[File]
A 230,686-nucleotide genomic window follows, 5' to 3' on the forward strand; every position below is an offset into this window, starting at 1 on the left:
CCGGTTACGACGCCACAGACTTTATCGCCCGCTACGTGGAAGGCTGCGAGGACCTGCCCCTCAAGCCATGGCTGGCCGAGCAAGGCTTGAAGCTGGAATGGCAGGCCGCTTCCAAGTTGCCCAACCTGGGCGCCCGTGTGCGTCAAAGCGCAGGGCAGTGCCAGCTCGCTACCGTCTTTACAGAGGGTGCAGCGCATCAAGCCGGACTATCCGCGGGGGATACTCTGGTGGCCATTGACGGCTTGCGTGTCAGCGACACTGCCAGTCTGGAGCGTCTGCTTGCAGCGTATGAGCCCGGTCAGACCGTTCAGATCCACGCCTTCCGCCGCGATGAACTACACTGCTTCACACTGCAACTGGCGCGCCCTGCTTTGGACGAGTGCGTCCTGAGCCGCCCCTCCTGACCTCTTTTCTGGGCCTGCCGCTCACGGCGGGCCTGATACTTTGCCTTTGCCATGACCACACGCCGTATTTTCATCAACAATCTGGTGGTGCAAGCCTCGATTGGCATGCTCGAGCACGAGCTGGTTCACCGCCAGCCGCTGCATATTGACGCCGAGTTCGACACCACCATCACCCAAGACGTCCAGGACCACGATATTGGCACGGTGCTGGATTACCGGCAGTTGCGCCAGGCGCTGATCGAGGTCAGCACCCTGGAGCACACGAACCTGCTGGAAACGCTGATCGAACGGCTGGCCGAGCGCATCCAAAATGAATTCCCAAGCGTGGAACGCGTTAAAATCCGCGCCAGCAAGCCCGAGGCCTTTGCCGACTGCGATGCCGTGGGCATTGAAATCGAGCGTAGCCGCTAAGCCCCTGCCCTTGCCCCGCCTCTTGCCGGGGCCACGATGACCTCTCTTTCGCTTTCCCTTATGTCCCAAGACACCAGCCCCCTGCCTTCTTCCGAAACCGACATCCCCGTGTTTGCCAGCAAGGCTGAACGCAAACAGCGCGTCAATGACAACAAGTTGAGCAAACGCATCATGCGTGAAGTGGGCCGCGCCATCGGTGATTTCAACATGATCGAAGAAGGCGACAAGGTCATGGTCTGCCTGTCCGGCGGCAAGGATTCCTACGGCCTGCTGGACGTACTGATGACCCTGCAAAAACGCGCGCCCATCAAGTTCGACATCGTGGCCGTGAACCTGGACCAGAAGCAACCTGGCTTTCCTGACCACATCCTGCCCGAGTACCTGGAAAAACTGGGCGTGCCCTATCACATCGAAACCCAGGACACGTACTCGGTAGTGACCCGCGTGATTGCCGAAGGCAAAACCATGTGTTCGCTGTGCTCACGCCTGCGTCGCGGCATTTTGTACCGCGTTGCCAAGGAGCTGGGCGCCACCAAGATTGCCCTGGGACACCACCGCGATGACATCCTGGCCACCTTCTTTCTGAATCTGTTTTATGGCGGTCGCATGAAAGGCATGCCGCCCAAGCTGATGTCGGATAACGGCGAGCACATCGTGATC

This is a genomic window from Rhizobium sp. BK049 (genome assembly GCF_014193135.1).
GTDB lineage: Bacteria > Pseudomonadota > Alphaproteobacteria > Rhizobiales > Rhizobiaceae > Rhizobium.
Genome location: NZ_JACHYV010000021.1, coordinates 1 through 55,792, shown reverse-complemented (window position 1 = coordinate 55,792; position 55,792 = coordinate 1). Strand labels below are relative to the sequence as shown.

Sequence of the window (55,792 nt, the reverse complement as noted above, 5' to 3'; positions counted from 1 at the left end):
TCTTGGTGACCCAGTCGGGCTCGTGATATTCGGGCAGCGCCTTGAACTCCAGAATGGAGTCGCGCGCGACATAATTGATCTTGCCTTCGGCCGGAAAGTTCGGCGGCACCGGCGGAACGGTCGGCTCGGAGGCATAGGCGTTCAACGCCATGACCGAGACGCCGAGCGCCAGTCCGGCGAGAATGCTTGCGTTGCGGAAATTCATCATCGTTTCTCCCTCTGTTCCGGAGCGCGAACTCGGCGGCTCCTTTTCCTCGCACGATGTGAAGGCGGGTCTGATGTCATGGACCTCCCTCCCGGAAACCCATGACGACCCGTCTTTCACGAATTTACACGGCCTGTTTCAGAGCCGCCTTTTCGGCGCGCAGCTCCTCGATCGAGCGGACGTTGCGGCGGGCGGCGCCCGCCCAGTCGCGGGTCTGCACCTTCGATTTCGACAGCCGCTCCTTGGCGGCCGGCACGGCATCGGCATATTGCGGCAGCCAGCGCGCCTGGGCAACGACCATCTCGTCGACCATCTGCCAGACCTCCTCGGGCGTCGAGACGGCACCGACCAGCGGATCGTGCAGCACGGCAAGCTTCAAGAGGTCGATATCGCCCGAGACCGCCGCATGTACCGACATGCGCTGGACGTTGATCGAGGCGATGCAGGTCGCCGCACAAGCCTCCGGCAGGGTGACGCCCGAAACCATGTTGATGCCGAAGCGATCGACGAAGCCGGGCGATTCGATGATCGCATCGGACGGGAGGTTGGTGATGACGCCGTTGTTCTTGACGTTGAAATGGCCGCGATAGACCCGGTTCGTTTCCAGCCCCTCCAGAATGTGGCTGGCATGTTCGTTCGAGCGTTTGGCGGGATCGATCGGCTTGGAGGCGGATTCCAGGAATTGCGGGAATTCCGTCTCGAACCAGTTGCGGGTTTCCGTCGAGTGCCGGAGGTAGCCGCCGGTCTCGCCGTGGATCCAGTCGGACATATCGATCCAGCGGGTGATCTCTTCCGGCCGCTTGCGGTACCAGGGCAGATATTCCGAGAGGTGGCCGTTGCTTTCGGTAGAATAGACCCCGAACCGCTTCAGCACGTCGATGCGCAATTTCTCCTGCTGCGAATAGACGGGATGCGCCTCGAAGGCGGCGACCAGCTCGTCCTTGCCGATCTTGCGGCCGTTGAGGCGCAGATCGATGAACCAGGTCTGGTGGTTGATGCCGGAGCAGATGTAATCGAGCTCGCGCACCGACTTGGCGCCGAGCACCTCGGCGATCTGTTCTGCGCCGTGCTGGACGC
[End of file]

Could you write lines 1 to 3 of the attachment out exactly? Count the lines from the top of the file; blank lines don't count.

A 230,686-nucleotide genomic window follows, 5' to 3' on the forward strand; every position below is an offset into this window, starting at 1 on the left:
CCGGTTACGACGCCACAGACTTTATCGCCCGCTACGTGGAAGGCTGCGAGGACCTGCCCCTCAAGCCATGGCTGGCCGAGCAAGGCTTGAAGCTGGAATGGCAGGCCGCTTCCAAGTTGCCCAACCTGGGCGCCCGTGTGCGTCAAAGCGCAGGGCAGTGCCAGCTCGCTACCGTCTTTACAGAGGGTGCAGCGCATCAAGCCGGACTATCCGCGGGGGATACTCTGGTGGCCATTGACGGCTTGCGTGTCAGCGACACTGCCAGTCTGGAGCGTCTGCTTGCAGCGTATGAGCCCGGTCAGACCGTTCAGATCCACGCCTTCCGCCGCGATGAACTACACTGCTTCACACTGCAACTGGCGCGCCCTGCTTTGGACGAGTGCGTCCTGAGCCGCCCCTCCTGACCTCTTTTCTGGGCCTGCCGCTCACGGCGGGCCTGATACTTTGCCTTTGCCATGACCACACGCCGTATTTTCATCAACAATCTGGTGGTGCAAGCCTCGATTGGCATGCTCGAGCACGAGCTGGTTCACCGCCAGCCGCTGCATATTGACGCCGAGTTCGACACCACCATCACCCAAGACGTCCAGGACCACGATATTGGCACGGTGCTGGATTACCGGCAGTTGCGCCAGGCGCTGATCGAGGTCAGCACCCTGGAGCACACGAACCTGCTGGAAACGCTGATCGAACGGCTGGCCGAGCGCATCCAAAATGAATTCCCAAGCGTGGAACGCGTTAAAATCCGCGCCAGCAAGCCCGAGGCCTTTGCCGACTGCGATGCCGTGGGCATTGAAATCGAGCGTAGCCGCTAAGCCCCTGCCCTTGCCCCGCCTCTTGCCGGGGCCACGATGACCTCTCTTTCGCTTTCCCTTATGTCCCAAGACACCAGCCCCCTGCCTTCTTCCGAAACCGACATCCCCGTGTTTGCCAGCAAGGCTGAACGCAAACAGCGCGTCAATGACAACAAGTTGAGCAAACGCATCATGCGTGAAGTGGGCCGCGCCATCGGTGATTTCAACATGATCGAAGAAGGCGACAAGGTCATGGTCTGCCTGTCCGGCGGCAAGGATTCCTACGGCCTGCTGGACGTACTGATGACCCTGCAAAAACGCGCGCCCATCAAGTTCGACATCGTGGCCGTGAACCTGGACCAGAAGCAACCTGGCTTTCCTGACCACATCCTGCCCGAGTACCTGGAAAAACTGGGCGTGCCCTATCACATCGAAACCCAGGACACGTACTCGGTAGTGACCCGCGTGATTGCCGAAGGCAAAACCATGTGTTCGCTGTGCTCACGCCTGCGTCGCGGCATTTTGTACCGCGTTGCCAAGGAGCTGGGCGCCACCAAGATTGCCCTGGGACACCACCGCGATGACATCCTGGCCACCTTCTTTCTGAATCTGTTTTATGGCGGTCGCATGAAAGGCATGCCGCCCAAGCTGATGTCGGATAACGGCGAGCACATCGTGATC

This is a genomic window from Rhizobium sp. BK049 (genome assembly GCF_014193135.1).